IS threatens to kill Japan hostages, Tokyo vows not to give in
Agence France-Presse (AFP)
Members of the Islamic state militant group parade through the Syrian city of Raqa, as shown in this Jihadist media outlet Welayat Raqa image from June 2014© Provided by AFP Members of the Islamic state militant group parade through the Syrian city of Raqa, as shown in this Jihadist media outlet Welayat Raqa image from June 2014 The Islamic State group threatened to kill two Japanese hostages unless it receives a $200 million ransom within 72 hours, but Tokyo vowed Tuesday it would not give in to "terrorism".
IS has murdered five Western hostages since August last year, but it is the first time that the jihadist group -- which has seized swathes of Syria and neighbouring Iraq -- has threatened Japanese captives.
In footage posted on jihadist websites, a black-clad militant brandishing a knife addresses the camera in English, standing between two hostages wearing orange jumpsuits.
"You now have 72 hours to pressure your government into making a wise decision by paying the $200 million to save the lives of your citizens," he says.
The militant says that the ransom demand is to compensate for non-military aid that Prime Minister Shinzo Abe pledged to support countries affected by the campaign against IS during an ongoing Middle East tour that on Tuesday saw him in Jerusalem.
But the Japanese government said it would not bow to extremism.
"Our country's stance -- contributing to the fight against terrorism without giving in -- remains unchanged," chief government spokesman Yoshihide Suga told a news conference in Tokyo.
An official in the foreign ministry's terrorism prevention division had said earlier that the government was investigating the threat and the authenticity of the video.
Since August, IS has murdered three Americans and two Britons, posting grisly video footage of their executions.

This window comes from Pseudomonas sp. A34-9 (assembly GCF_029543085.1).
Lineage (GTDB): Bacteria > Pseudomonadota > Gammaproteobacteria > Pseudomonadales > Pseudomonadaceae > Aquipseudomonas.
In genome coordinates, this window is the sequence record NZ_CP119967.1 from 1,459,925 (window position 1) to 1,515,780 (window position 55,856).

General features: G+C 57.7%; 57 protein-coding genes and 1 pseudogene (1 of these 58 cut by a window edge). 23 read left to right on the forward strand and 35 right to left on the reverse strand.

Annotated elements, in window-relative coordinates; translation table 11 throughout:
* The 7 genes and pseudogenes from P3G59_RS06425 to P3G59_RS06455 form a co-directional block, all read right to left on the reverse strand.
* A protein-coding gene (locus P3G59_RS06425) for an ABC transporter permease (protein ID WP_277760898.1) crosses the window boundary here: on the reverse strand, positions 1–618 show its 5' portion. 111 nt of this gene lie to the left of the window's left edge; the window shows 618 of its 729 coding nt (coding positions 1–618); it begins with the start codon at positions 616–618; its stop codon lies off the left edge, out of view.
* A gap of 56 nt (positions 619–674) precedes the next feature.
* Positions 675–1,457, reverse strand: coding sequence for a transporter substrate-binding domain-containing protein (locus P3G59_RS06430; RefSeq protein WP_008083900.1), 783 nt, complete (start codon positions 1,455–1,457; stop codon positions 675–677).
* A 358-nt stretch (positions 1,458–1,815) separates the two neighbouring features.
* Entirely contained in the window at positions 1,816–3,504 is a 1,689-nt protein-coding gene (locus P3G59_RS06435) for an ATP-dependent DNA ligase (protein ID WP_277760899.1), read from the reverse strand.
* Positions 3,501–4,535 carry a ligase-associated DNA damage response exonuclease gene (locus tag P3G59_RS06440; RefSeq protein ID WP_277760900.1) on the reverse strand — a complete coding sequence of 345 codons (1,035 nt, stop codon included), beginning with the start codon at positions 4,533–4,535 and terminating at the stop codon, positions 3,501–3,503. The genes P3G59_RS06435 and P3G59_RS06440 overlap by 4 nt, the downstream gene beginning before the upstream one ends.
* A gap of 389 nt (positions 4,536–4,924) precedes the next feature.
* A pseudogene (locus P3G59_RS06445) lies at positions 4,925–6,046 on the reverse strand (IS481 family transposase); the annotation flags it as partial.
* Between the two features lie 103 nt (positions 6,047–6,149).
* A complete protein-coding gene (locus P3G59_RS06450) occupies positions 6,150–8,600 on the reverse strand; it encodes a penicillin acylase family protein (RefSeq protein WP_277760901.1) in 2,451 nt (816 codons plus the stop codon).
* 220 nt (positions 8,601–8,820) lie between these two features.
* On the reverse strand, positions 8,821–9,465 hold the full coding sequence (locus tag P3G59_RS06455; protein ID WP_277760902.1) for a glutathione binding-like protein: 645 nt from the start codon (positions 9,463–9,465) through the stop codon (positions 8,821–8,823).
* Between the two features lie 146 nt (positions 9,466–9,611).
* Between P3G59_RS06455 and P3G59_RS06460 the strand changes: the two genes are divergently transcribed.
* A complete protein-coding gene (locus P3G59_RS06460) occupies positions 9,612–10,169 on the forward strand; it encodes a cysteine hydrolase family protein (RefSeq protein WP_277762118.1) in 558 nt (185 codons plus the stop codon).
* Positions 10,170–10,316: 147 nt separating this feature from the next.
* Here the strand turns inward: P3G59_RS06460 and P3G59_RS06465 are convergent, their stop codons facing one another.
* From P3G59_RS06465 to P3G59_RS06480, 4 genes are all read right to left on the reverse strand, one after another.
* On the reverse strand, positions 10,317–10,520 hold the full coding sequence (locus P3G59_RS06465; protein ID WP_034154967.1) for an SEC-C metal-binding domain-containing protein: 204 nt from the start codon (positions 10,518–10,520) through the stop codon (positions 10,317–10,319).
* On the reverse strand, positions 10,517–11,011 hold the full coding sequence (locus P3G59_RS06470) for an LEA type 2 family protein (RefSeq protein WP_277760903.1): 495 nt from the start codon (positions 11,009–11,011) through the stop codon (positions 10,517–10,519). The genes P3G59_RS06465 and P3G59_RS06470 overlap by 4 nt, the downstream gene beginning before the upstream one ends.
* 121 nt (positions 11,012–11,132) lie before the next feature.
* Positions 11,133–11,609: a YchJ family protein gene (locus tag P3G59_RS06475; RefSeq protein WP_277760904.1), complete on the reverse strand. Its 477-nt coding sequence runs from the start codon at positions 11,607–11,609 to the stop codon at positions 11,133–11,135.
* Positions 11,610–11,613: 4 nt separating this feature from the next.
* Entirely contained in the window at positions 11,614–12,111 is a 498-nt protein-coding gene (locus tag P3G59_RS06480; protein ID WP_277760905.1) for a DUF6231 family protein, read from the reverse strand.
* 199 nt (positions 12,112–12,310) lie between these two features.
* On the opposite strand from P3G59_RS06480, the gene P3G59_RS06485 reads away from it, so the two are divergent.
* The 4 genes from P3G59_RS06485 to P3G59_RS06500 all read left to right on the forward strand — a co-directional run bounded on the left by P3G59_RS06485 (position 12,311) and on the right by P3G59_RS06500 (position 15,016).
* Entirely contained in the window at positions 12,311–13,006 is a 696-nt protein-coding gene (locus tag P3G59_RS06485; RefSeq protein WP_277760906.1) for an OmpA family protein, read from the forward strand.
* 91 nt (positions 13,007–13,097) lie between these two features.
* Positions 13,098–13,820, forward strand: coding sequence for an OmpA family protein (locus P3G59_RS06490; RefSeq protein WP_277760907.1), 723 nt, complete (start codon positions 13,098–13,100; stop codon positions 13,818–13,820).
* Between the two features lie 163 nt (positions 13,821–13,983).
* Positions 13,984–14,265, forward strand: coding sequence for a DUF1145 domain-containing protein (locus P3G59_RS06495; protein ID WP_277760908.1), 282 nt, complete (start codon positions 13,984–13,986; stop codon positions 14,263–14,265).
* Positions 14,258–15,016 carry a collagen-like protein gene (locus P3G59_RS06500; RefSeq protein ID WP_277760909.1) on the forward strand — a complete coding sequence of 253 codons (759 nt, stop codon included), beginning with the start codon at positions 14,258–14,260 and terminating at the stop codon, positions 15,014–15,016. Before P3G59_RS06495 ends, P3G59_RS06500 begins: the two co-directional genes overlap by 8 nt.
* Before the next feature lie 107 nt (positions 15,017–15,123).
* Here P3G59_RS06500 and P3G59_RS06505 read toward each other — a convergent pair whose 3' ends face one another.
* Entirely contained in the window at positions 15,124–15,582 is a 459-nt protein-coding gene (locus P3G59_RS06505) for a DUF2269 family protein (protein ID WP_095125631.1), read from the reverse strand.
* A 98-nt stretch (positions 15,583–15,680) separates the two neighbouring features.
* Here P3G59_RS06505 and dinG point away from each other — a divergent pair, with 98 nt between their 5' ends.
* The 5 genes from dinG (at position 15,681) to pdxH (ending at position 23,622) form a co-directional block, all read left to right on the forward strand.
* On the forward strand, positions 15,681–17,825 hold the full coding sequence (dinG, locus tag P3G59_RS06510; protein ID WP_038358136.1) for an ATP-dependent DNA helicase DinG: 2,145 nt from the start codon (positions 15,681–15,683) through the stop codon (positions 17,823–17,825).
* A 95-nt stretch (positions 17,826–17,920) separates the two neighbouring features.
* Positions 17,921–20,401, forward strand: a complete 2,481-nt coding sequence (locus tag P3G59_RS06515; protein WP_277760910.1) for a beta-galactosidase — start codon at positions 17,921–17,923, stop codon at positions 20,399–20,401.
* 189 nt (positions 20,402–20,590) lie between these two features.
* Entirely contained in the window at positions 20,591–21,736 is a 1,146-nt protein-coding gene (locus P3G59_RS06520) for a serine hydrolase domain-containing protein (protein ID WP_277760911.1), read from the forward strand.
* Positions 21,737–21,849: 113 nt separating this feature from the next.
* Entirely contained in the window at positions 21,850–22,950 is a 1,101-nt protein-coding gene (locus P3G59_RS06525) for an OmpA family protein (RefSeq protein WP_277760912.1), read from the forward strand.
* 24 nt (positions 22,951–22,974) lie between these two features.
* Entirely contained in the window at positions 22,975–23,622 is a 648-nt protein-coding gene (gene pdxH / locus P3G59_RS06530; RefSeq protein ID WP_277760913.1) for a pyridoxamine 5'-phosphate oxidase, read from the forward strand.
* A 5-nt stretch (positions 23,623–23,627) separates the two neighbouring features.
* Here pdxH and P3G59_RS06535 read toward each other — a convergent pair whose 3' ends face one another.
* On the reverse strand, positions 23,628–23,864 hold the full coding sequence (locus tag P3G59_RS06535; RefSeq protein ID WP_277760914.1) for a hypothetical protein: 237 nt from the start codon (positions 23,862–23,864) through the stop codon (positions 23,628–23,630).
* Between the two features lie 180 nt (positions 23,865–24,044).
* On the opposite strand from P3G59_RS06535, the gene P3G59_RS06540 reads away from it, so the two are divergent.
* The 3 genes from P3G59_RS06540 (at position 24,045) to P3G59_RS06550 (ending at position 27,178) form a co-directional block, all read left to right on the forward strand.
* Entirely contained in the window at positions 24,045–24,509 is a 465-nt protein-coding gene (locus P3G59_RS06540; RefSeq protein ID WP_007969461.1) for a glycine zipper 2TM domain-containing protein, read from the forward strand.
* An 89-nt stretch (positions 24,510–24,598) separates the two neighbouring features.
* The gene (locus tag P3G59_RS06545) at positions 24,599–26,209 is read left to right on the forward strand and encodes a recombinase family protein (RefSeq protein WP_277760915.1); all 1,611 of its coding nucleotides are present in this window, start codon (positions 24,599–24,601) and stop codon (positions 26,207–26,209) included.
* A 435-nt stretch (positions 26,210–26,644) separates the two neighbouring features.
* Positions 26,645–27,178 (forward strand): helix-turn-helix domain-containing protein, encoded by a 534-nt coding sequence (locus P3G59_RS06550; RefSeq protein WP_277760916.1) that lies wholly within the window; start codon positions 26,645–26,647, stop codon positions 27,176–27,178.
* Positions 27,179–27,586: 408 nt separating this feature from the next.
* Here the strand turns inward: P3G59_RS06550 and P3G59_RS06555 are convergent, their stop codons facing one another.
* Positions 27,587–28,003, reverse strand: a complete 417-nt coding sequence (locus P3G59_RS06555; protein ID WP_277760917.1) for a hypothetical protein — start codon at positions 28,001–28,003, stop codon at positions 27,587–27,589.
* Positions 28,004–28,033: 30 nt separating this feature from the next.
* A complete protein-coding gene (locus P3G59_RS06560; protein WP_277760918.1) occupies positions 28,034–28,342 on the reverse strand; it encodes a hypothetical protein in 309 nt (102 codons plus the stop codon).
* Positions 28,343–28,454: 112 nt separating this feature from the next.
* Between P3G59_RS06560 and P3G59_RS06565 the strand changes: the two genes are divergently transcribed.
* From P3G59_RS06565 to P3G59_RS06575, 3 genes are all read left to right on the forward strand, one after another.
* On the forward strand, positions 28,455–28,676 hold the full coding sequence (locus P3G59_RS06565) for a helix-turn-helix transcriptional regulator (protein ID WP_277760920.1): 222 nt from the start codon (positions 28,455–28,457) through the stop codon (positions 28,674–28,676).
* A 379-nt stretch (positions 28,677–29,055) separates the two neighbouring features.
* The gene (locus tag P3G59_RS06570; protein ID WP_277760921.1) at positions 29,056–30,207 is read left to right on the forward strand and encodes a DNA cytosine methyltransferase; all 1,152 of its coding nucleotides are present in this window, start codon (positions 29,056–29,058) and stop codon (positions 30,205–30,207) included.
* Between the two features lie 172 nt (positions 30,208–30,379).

Japanese Prime Minister Shinzo Abe (C) takes a picture with his mobile phone of the Church of the Holy Sepulchre in the Old City of Jerusalem on January 19, 2015© Provided by AFP Japanese Prime Minister Shinzo Abe (C) takes a picture with his mobile phone of the Church of the Holy Sepulchre in the Old City of Jerusalem on January 19, 2015 US journalists James Foley and Steven Sotloff, American aid worker Peter Kassig and British aid workers Alan Henning and David Haines were all beheaded.
The militant who appeared in the video threatening the Japanese hostages spoke with a very similar southern English accent to the militant who appeared in the footage posted of the executions of the Britons and Americans.
Abe in Mideast
Abe, who was due to give a Jerusalem new conference at 0800 GMT, pledged a total of $2.5 billion in humanitarian and development aid for the Middle East on the first leg of his tour in Cairo on Saturday.
He promised $200 million in non-military assistance for countries affected by the Islamic State (IS) group's bloody expansion in Iraq and Syria, which spurred an exodus of refugees to neighbouring countries.
The first hostage -- Kenji Goto -- is a freelance journalist who set up a video production company, named Independent Press in Tokyo in 1996, feeding video documentaries on the Middle East and other regions to Japanese television networks, including public broadcaster NHK.
He was born in Sendai, Miyagi, in 1967, according to the company's website.
The second hostage appeared in previous footage posted last August in which he identified himself as Haruna Yukawa and was shown being roughly interrogated by his captors.
Another online video that appeared at the time showed a man believed to be Yukawa test-firing an AK-47 assault rifle in Syria.
The same video could be seen on the website of Tokyo-based private military firm PMC, which listed Yukawa as its chief executive.
Calls to the firm at the time went unanswered and it was unclear if the company had other employees. Its website said the firm has branch offices in "Turkey, Syria, Africa".
Japanese nationals' involvement as combatants in foreign conflicts is limited, although the country's extensive media is usually well-represented in hotspots.
Japan has been relatively isolated from the Islamist violence that has hit other developed countries, having tended to stay away from US-led military interventions.
The country was rocked in early 2013 when militants overran a remote gas plant in the Algerian desert. The four-day ordeal that involved hundreds of hostages ended when Algerian commandos stormed the plant.
Ten Japanese died, giving the country the single biggest body count.
The hostage-takers said they had launched the raid in response to military action against Islamists in Mali.
In response, Tokyo pledged $120 million in fresh aid to help stabilise the Islamist-infested Sahel region, which runs across North Africa.
if one Mohammed enters your country, think that the seed of terrorism has been sown.